ER> I think it was important at that point. We made a big acquisition, it was a big thing for us. We showed that top management is willing to do everything to make it work and to integrate the companies. It was worth going the extra mile. I want to go the extra mile every day for clients and teams. It’s much harder to do marketing about yourself than for clients. Sometimes you come up with a crazy idea that is still relevant. When that happens, you have to go with it – you would regret it otherwise.


LBB> I met you a few years ago at the London International Awards, when you said you also wrote children’s books. Is that something you still do? What are the stories about?

ER> With my mother I wrote two books about a puppy’s adventures, we wrote it 50/50 and they are published. I really enjoy writing it with her. I have a six-year-old son but I haven’t read him the puppy stories yet because they are aimed at slightly older children, but it will be time soon.  

I have also written a children’s book which isn’t published yet. I got the comments from my editor 18 months ago but haven’t had time to finish it. I want to write quirky stuff that also contains a lesson to learn. There’s not enough time for that right now. If I do something I want to do it really well and with a full heart.


LBB> And why is it important to have a creative life and projects outside your work?

ER> You have to go to the gas station once in a while. By that I mean, you have to see what other people are doing and do something completely different yourself. That keeps the engine running and keeps it intact. That’s really important.  


LBB> Let’s talk work! We LOVE the Lemmy spot from a year ago, an ad that was quite poignant because it came out shortly after Lemmy’s death. How did you get the client behind the project?

ER> It took quite a lot of talking with them. Valio is a big international company and their products are sold in 27 countries. But they are not advertised too much abroad, so brand recognition is not so great outside of Finland. Then we had this old Finnish commercial done for the dairy council 20 years ago that people remember; they talk about it when we do research.  

We had an idea for the remake but we wanted it to be an international asset as well. Using Lemmy as a milkman for Valio was the craziest thing to do so we went for it. It took a lot of time and effort to get the client to go for it, but they understood they needed to do things differently, take risks, be bold. We talked a lot and they said let’s be bold. It worked beautifully and won the Grand Effie in Finland three weeks ago.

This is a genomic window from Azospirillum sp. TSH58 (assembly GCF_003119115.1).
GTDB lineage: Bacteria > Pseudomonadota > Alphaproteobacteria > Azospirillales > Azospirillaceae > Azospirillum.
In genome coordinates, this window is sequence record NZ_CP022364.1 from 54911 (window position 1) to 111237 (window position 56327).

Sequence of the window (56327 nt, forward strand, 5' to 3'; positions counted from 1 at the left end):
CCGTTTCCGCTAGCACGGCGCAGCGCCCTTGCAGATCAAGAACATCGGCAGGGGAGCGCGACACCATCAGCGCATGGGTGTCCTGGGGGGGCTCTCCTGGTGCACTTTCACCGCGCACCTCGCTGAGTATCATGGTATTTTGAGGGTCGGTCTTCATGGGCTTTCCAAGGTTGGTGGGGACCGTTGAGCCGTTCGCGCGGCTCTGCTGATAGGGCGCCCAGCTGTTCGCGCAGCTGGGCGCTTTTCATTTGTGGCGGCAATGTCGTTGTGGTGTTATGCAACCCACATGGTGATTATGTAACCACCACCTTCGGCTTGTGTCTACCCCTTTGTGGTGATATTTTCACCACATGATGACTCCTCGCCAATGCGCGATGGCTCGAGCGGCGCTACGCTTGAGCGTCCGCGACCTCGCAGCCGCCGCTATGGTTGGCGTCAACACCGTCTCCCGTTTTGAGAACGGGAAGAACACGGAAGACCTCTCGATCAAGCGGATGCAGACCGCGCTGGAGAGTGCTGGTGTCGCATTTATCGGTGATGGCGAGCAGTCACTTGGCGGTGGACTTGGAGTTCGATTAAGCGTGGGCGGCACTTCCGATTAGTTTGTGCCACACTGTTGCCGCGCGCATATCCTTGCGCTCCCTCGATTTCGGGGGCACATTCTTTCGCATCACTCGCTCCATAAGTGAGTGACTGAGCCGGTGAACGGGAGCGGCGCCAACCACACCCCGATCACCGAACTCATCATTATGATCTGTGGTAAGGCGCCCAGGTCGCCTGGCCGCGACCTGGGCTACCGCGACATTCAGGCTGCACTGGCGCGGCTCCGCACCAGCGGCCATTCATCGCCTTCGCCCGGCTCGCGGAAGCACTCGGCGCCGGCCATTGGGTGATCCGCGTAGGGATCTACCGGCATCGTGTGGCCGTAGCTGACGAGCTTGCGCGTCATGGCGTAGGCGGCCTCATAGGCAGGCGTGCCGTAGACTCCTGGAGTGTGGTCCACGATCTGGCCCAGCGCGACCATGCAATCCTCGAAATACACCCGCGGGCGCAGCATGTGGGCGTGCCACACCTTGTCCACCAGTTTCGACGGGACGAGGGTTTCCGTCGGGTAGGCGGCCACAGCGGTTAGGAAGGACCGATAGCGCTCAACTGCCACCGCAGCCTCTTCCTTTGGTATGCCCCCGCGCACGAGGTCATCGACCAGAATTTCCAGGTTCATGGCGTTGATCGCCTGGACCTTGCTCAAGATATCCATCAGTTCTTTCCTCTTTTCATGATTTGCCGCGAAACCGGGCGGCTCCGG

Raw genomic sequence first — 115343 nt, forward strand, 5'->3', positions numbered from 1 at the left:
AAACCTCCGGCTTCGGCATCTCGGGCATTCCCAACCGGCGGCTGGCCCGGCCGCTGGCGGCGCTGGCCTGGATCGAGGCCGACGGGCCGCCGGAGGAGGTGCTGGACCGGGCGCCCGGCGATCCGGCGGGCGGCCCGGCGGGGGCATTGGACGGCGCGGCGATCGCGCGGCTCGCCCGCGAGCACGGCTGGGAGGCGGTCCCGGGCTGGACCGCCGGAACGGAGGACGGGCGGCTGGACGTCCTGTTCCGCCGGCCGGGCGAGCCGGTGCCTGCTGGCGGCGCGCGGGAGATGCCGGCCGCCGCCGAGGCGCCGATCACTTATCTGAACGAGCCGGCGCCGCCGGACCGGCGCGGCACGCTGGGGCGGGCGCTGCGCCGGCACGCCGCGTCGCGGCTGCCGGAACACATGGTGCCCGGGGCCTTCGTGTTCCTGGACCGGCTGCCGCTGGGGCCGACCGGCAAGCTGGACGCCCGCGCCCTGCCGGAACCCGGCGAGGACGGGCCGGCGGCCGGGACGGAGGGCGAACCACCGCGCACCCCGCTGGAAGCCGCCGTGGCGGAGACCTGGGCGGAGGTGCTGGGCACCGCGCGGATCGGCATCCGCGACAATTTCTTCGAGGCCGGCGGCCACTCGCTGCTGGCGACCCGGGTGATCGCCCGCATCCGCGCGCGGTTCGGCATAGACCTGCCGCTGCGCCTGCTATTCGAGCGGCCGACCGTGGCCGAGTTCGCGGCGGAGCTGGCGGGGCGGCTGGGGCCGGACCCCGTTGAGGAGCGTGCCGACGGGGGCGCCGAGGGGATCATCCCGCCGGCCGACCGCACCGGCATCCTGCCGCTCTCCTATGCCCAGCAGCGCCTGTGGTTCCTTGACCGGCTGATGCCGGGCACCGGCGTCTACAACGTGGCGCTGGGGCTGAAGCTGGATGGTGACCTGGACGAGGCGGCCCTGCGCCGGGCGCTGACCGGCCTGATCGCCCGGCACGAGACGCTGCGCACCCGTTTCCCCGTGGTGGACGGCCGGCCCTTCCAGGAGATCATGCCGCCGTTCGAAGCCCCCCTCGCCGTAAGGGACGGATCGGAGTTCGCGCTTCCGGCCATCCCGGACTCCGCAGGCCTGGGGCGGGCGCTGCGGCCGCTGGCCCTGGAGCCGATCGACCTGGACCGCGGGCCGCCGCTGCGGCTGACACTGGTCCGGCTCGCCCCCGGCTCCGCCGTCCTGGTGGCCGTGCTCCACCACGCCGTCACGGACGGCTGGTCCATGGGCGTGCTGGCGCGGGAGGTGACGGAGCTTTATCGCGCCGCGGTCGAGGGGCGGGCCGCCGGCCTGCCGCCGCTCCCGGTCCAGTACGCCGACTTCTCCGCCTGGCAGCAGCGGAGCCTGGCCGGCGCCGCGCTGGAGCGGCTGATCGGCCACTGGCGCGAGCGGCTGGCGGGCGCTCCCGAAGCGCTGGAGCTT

LBB> The recent LähiTapiola team up with Hydraulic Press Channel had us in stitches! It’s an interesting sideways take on the trend of brands teaming up with social influencers. What do you think is the key to finding the right pairing between brand and influencer?

ER> The key is basically that it’s not fabricated or forced. That there is some kind of a natural relationship between the brand and the influencer or the idea simply is very controversial. Either a great fit or no fit whatsoever. The influencer must truly embrace the company and brand or have some kind of take that makes it natural. If it is forced or you can smell the money it doesn’t have a big impact.

LBB> As your recent Sanoma spot (the one with the potatoes!) hints, there’s a bit of rivalry between Finland and Sweden! How does that translate into the advertising industry? Since hasan & partners acquired Perfect Fools, which has a Swedish office, do you find yourselves drawing on that rivalry to motivate each other?

ER> To be honest we have, for a long time even before acquiring PF, thought of Sweden as being our other home market. We are well known in Sweden. We might draw on the rivalry a bit to motivate each other, but if we look at the agencies we are culturally close enough. It’s a nice little spice but doesn’t affect the day-to-day between the agencies.

But if ice hockey is on, then we revert to our true colours.


LBB> What are the most exciting and most frustrating characteristics of the ad industry in Finland?

ER> I like to talk about the marketing industry rather than the ad industry. The most exciting thing is that we are better than we think. We are not that far from world class when you count our collective Cannes Lions. It’s exciting.  

Most frustrating… there are still not enough companies in Finland that see marketing as a strategic investment. Those that do are using it and winning big. But lots think that marketing is advertising and that is something we need to change.


LBB> What are your plans for 2017?

ER> Continue to integrate the companies in the group. It is going well, but it’s still a big part of daily life. And I want to make it fun. It’s tough work and I want to make sure it’s fun for our people.